03-14-2010 06:44 PM - edited 04-07-2016 04:12 AM
Below is an ad-hoc guide to making your upgrade very predictable
Some may think that upgrading your Aruba infrastructure can be a confusing thing, but there are things that you can do to make it straightforward. Here is a list of things you can do to make it easier:
- Find out what version of ArubaOS all of your controllers are running (Do a "show version" on the commandline).
- Take a flashbackup of your controllers and optionally a logs-tar with tech support of each, as well.
- Enumerate what services you are using for each controller (Employee Wireless, Guest Access, Remote AP, Wireless Voice, etc).
- Find out exactly how many access points you have on each controller (the logs.tar above will give you that info).
- Find out exactly how each access point discovers each controller (DNS, DHCP Option, broadcast), and make sure those methods are working (you might want to reboot an AP to make sure).
- Determine if you are having any existing consistent or intermittent issues and seek to resolve them with the help of TAC (problems don't go away magically with an upgrade--but you already knew that, right?).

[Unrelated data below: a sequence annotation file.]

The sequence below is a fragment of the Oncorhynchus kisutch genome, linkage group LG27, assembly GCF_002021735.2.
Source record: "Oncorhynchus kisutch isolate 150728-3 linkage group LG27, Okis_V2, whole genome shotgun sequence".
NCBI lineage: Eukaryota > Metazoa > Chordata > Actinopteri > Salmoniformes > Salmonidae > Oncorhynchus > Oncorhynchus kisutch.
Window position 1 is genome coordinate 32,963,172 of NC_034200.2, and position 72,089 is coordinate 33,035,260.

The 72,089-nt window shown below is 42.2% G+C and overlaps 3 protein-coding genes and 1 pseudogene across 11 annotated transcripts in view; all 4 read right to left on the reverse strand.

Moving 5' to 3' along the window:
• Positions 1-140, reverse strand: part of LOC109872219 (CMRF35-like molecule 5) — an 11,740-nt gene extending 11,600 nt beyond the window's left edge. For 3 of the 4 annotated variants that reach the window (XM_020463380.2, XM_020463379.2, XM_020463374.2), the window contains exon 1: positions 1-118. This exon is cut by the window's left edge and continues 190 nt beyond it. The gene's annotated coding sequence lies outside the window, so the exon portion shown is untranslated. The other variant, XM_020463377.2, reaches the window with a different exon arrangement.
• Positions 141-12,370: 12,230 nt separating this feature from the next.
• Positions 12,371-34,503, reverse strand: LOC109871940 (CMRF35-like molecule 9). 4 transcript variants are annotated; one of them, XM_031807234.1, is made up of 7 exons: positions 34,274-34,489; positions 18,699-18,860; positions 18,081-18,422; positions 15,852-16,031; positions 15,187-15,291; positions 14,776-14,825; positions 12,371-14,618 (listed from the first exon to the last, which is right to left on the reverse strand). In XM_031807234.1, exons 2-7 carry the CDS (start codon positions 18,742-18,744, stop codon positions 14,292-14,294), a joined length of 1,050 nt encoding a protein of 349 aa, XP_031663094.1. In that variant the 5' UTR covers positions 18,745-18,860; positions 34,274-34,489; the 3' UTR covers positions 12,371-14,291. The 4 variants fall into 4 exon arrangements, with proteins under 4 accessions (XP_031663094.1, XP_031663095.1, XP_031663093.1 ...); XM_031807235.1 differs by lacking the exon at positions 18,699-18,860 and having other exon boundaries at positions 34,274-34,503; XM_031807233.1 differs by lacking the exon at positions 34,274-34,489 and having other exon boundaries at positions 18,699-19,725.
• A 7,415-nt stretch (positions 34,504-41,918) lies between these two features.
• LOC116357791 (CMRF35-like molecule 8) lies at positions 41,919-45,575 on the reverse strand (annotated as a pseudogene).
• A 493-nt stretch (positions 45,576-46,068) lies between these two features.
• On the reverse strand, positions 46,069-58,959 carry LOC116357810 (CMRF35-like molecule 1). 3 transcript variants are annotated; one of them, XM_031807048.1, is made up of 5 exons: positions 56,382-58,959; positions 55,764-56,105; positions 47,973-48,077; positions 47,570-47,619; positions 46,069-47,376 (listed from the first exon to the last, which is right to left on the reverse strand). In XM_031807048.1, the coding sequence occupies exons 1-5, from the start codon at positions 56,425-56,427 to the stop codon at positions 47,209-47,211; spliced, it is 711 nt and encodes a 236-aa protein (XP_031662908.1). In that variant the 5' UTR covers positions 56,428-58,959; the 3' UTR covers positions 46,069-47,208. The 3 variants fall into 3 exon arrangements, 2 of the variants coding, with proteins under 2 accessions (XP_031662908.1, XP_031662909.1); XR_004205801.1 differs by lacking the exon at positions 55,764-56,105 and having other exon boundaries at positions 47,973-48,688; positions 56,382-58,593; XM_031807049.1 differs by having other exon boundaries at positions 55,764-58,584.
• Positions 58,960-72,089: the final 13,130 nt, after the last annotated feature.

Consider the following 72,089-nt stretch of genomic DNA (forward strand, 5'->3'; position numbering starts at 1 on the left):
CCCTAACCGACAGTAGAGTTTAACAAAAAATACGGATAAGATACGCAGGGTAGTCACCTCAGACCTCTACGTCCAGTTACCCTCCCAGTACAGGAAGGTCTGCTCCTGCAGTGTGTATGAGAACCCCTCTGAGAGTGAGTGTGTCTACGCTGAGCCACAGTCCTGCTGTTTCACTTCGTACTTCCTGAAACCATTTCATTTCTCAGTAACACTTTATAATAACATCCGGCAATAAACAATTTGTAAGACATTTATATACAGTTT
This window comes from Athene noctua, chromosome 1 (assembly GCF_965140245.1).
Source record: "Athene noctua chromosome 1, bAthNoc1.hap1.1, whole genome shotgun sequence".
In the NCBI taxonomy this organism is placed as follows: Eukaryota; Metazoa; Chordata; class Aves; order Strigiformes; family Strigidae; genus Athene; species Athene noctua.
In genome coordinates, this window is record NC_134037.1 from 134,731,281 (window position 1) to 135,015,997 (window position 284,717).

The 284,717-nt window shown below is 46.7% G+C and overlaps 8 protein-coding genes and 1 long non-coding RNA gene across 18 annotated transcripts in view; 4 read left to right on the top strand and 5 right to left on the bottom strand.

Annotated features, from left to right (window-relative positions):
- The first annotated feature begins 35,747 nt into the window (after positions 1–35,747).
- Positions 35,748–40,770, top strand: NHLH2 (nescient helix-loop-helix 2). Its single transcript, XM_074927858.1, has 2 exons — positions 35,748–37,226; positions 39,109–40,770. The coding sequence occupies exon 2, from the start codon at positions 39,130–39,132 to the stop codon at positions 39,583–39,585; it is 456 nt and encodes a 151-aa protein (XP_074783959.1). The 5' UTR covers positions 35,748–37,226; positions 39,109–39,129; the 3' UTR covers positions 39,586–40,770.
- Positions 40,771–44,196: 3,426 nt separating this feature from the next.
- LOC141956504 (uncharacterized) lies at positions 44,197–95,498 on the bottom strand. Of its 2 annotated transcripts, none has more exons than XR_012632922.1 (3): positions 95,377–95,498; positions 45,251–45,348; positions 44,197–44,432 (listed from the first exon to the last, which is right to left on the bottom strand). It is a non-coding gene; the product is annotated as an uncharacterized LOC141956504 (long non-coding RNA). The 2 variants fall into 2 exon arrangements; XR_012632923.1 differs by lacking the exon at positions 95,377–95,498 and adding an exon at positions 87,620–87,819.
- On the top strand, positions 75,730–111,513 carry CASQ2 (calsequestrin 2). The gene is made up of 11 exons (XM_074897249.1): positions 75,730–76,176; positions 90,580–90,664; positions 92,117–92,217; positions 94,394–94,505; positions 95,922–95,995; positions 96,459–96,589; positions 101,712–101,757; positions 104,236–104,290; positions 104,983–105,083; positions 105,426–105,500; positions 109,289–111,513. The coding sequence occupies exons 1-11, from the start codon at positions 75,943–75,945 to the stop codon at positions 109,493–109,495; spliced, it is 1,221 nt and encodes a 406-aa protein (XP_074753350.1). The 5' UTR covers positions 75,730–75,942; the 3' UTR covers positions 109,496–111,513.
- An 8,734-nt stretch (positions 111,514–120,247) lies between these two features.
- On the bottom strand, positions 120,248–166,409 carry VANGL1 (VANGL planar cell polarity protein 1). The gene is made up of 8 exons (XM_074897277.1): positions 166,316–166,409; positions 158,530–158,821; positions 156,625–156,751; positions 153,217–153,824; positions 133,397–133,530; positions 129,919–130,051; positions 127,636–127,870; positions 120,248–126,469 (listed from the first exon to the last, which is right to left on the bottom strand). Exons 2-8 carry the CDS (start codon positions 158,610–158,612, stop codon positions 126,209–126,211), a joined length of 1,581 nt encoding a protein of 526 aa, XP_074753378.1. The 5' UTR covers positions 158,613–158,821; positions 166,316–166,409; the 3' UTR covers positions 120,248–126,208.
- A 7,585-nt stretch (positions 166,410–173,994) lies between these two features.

- Enumerate the devices in your infrastructure that are used to provide your wireless users with connectivity (Core switches, radius servers, DHCP servers, firewalls?).
- Get Airwave http://www.airwave.com to baseline all your inventory, wired AND wireless, and your user population (Your local Sales team would certainly help you to get this installed on an evaulation basis).
- IMPORTANT*** Backup all your flash and configs offline and submit your tech support to TAC for a recommendation on which version of code to upgrade to .
Technical Upgrading Advice:
- Know your topology. The most important path is the connectivity between your access points and the controller. If you have any issues with connectivity, this will keep you from completing your upgrade.
- If you don't know your topology, have someone during the upgrade that does and can test and possibly make changes to routing, switching, DHCP, authentication, etc to ensure everything in the path of traffic is functioning correctly.
- Avoid combining a controller upgrade with other upgrades---it is still tough to find another job ;)
- Plan your upgrade when there is the least amount of traffic in your network, so that if there are any issues, you do not have to wade through other stuff to get information.